CinemaTalk: A Conversation with Shelly Kraicer
Shelly Kraicer is a Beijing-based writer, critic, and film curator. Born in Toronto, Canada, and educated at Yale University, he has written film criticism in Cinema Scope, Positions, Cineaste, the Village Voice, and Screen International. Since 2007, he has been a programmer of East Asian films for the Vancouver International Film Festival, and has consulted for the Venice, Udine, Dubai, and Rotterdam International Film Festivals.
Shelly has regularly contributed informative and insightful pieces on contemporary Chinese cinema for the dGenerate blog. This time we are pleased to present a lengthier, more casual and free-flowing conversation with Shelly. The conversation touches on the current state of independent film in China, the official and unofficial systems of film production and distribution, and the relationship between Chinese films and international audiences. The interview was conducted by Christen Cornell of Art Space China.
Christen Cornell: What’s the system which allows certain films in China to be shown in commercial cinemas and others not? In other words, what is an âˆšÂ¢â€šÃ‡Â¨Ã€Ãºunauthorised’ film?
Shelly Kraicer: The classic system for feature fiction films is that there are at least two stages of censorship. One submits a summary of the film, and then when that is OKed you shoot your film, and then you submit a final cut. Then there’s typically a process of negotiation, where it’s not that the thing is banned or the thing can go through – which was the old system, and that’s still how I think a lot of, maybe Western media people who aren’t so specialised think of it. You know, like the old Soviet system? We ban; we pass.
CC: Even the word âˆšÂ¢â€šÃ‡Â¨Ã€Ãºban’, I think, is a really Western idea.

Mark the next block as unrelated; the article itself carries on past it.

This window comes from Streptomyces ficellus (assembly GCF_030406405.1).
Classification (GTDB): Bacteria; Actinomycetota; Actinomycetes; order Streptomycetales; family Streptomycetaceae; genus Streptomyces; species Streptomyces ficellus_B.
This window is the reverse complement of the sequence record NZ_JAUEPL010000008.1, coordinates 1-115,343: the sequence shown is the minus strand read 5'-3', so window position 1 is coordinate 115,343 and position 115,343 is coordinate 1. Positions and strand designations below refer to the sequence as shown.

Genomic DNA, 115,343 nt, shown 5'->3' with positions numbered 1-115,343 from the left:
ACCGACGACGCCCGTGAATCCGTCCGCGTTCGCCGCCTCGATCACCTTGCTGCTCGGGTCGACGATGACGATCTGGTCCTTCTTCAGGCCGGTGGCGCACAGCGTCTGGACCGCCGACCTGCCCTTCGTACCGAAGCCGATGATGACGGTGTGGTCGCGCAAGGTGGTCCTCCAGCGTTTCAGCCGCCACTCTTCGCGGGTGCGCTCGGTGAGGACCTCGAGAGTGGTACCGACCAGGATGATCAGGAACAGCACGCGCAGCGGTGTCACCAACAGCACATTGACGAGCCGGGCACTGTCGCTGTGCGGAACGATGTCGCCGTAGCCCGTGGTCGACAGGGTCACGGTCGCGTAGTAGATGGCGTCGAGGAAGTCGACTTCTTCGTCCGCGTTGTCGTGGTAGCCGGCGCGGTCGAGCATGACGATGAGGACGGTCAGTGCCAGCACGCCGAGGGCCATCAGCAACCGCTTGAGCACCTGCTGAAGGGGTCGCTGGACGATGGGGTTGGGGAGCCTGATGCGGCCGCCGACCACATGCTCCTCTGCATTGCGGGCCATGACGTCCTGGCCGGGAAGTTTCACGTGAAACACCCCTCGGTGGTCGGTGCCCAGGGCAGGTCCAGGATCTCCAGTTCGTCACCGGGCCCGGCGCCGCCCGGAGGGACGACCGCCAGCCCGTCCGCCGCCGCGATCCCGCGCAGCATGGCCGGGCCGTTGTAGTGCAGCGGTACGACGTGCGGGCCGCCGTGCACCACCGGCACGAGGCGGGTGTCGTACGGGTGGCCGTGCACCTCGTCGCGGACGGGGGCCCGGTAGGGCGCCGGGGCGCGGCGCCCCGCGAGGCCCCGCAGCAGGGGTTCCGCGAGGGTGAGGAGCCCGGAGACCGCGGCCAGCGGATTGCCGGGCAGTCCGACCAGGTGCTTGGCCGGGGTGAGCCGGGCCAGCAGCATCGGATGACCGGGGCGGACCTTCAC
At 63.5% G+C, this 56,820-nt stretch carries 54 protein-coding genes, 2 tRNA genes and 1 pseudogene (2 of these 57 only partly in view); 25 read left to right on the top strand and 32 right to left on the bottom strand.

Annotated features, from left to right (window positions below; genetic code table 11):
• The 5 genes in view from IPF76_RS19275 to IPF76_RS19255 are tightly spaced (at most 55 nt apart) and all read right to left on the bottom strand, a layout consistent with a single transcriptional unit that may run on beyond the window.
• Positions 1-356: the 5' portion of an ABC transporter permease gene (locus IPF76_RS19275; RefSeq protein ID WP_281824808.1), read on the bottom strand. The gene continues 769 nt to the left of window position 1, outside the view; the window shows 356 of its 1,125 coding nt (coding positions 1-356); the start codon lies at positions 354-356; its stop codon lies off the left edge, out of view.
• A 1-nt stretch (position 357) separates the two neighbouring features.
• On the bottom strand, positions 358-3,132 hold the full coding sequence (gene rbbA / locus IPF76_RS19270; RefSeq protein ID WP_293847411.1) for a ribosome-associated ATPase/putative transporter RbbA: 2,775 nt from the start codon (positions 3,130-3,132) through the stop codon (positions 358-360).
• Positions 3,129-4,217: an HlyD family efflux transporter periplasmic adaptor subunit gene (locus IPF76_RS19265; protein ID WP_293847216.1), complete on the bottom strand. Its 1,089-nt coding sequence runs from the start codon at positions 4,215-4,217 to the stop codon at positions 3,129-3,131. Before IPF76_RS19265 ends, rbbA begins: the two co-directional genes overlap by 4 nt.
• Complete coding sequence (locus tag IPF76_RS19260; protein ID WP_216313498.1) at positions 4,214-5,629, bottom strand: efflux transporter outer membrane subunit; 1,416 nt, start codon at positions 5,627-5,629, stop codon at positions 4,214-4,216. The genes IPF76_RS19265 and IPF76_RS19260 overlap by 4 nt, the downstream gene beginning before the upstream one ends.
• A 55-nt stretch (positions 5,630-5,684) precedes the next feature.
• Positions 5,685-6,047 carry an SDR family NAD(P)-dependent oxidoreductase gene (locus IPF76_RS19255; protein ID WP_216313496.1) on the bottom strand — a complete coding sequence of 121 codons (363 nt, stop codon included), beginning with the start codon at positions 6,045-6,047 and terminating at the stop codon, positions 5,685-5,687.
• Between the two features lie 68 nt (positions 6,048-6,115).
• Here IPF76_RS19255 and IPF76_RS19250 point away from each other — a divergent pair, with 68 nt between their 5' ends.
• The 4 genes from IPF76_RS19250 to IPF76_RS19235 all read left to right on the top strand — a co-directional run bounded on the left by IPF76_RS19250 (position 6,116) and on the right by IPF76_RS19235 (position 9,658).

SK: Right. And it doesn’t work that way. The film bureau will typically give a list of comments and objections and, quite often, specific scenes or shots, or sometimes it can be a slightly more general objection. And then a filmmaker will get back to them with changes, plus, and/or negotiation about it, and depending on how good you are at schmoozing, you get close to your original cut or you have to do a lot of changes.
The films that the film bureau would say no to just aren’t submitted. So I guess that’s one reason there isn’t a lot of flat banning. You know independent filmmakers, filmmakers that work out of places like Song Zhuang – a film community in Beijing – most of them don’t even submit.
CC: So these are people who have decided to be âˆšÂ¢â€šÃ‡Â¨Ã€Ãºindependent filmmakers’, as they would call themselves.
SK: Yes. And as long as you keep yourself out of the system, functionally there are no restrictions on what you can do, on what you can film. Of course you can’t show your film in official, commercial cinemas. But there are more and more alternative venues now, and there are people even working on trying to set up … âˆšÂ¢â€šÃ‡Â¨Ã€Ãºnetwork’ is probably a little too tangible a word. But they’re working towards a network of non-official screening spaces / cinemas to support filmmakers who choose to stay totally out of the system.
When I moved to China in 2003, if you wanted to see these films outside of the system, in public, it tended to be in cafes which projected DVDs from computers or DVD players or something like that. And maybe some art galleries. But now it’s much more institutionalised. There are screening rooms, there are festivals. There are four festivals at least – there are more every year – that show unofficial films, that show them openly and publicly, but they are aware of the limits that they can publicise themselves. So they tend to be rather low key, these festivals, but not secretive. They just don’t make a big splash.
CC: Just under the radar.
SK: Yes. They do things like publish the festival catalogue very late, like before the festival starts, and rather than put it online to be caught and searchable they put it in a pdf and make the pdf downloadable. So it’s accessible but sort of … nicely one level removed from somewhere where officials could do a search and stumble upon the information and then have to do something about it.
CC: I’ve worked with Chinese publishing and it reminds me of that, and even the visual arts. From the outside the West has this idea that there are these hardcore infrastructures of censorship in China but actually it’s not a case of artists banging their head up against a wall. They’re very subtle in the way they get things done and they manage to develop these alternatives. Maybe like you say, âˆšÂ¢â€šÃ‡Â¨Ã€Ãºnetwork’ is too strong a word, but maybe eventually this independent scene will become a kind of independent network.